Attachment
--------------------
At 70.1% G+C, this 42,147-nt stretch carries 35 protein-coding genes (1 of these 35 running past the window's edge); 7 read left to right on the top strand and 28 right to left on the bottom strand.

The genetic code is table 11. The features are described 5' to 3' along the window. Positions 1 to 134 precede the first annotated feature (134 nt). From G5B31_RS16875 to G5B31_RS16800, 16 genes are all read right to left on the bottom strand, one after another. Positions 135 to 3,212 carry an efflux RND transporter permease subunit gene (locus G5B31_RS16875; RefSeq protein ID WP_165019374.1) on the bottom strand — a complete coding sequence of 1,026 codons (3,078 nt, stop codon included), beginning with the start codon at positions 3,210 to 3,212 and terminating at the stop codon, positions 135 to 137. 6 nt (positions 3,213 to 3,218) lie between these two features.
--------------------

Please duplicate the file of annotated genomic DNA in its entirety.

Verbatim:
At 70.1% G+C, this 42,147-nt stretch carries 35 protein-coding genes (1 of these 35 running past the window's edge); 7 read left to right on the top strand and 28 right to left on the bottom strand.

The genetic code is table 11. The features are described 5' to 3' along the window. Positions 1 to 134 precede the first annotated feature (134 nt). From G5B31_RS16875 to G5B31_RS16800, 16 genes are all read right to left on the bottom strand, one after another. Positions 135 to 3,212 carry an efflux RND transporter permease subunit gene (locus G5B31_RS16875; RefSeq protein ID WP_165019374.1) on the bottom strand — a complete coding sequence of 1,026 codons (3,078 nt, stop codon included), beginning with the start codon at positions 3,210 to 3,212 and terminating at the stop codon, positions 135 to 137. 6 nt (positions 3,213 to 3,218) lie between these two features.